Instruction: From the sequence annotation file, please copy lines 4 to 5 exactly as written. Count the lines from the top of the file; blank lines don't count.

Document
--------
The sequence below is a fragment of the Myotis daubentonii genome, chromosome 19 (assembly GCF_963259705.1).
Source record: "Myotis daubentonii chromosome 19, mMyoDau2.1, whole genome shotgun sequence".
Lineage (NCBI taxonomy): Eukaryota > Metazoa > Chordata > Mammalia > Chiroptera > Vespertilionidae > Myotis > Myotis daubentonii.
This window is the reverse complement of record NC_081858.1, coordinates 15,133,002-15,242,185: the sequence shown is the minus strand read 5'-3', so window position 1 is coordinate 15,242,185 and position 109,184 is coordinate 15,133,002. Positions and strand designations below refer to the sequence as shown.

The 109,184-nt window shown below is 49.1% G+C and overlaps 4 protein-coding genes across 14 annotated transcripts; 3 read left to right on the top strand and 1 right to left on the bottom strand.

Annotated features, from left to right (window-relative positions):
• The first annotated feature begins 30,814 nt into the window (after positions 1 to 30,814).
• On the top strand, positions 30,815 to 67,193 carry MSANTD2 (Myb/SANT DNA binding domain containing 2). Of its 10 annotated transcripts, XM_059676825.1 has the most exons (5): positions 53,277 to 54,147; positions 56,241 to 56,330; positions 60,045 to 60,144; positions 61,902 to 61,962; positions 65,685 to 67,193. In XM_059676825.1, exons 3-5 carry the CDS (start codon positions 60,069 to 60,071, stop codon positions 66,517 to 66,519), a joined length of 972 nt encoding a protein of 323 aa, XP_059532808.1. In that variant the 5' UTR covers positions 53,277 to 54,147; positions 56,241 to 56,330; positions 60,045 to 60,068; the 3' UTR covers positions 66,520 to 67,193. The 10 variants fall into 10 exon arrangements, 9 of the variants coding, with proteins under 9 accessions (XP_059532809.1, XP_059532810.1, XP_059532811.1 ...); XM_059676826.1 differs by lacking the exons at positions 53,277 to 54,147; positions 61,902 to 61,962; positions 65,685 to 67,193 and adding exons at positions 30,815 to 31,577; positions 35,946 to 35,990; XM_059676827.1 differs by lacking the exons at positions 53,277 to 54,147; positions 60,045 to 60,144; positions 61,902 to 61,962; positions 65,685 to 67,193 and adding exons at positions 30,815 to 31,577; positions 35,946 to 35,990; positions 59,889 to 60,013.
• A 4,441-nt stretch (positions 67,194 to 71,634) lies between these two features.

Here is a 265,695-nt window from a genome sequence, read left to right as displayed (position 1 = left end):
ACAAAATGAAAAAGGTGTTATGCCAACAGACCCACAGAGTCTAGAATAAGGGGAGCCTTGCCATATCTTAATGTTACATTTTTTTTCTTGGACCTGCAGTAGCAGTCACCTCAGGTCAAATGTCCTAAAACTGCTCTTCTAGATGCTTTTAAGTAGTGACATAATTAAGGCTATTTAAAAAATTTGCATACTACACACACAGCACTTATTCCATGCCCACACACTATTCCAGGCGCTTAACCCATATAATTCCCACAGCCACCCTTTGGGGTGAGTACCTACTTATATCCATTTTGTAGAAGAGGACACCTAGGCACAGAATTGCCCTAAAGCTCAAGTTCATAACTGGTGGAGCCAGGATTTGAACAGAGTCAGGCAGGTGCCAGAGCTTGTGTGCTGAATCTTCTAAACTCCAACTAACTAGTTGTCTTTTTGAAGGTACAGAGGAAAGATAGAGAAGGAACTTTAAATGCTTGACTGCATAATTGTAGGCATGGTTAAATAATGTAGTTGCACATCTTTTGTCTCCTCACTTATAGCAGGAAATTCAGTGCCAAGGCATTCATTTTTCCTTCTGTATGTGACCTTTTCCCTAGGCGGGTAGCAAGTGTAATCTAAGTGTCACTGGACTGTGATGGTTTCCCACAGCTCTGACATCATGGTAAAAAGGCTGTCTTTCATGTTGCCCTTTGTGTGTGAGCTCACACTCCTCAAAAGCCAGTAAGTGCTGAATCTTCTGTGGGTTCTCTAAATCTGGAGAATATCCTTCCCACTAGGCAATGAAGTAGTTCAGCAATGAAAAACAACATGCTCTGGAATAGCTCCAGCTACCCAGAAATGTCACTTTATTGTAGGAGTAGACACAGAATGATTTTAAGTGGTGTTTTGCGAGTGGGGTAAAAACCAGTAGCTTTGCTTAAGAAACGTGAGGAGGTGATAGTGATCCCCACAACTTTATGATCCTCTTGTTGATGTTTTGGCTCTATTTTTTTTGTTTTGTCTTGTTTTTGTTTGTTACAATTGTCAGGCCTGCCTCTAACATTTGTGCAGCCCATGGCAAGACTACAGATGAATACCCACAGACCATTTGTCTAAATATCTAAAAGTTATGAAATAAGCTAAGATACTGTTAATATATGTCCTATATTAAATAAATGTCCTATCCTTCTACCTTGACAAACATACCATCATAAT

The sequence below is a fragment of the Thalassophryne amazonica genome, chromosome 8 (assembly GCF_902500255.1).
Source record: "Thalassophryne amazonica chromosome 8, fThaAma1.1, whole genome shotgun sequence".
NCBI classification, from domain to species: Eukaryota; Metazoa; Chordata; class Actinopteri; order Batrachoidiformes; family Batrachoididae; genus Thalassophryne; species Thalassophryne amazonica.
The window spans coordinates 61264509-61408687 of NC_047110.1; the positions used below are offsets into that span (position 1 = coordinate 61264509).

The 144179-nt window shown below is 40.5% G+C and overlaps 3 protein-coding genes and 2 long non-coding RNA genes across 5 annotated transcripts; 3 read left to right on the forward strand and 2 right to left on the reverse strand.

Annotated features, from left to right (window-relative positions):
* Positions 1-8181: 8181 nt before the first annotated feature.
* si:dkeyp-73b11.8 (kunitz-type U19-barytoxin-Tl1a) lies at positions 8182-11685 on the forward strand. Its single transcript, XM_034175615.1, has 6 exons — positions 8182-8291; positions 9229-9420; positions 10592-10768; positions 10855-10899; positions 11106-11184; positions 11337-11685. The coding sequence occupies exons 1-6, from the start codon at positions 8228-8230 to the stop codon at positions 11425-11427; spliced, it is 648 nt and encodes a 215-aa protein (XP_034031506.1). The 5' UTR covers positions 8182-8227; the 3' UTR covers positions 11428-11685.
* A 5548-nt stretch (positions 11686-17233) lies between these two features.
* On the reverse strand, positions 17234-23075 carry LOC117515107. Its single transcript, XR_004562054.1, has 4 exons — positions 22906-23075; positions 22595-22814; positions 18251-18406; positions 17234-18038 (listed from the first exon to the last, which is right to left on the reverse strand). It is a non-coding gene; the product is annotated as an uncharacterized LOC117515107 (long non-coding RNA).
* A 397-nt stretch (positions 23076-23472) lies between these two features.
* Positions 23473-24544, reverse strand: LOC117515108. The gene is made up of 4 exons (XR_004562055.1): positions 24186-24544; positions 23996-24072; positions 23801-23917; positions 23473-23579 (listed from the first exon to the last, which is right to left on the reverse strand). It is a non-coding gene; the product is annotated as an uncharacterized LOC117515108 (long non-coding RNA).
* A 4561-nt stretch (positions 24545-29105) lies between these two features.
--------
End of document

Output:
This window is the reverse complement of record NC_081858.1, coordinates 15,133,002-15,242,185: the sequence shown is the minus strand read 5'-3', so window position 1 is coordinate 15,242,185 and position 109,184 is coordinate 15,133,002. Positions and strand designations below refer to the sequence as shown.

The 109,184-nt window shown below is 49.1% G+C and overlaps 4 protein-coding genes across 14 annotated transcripts; 3 read left to right on the top strand and 1 right to left on the bottom strand.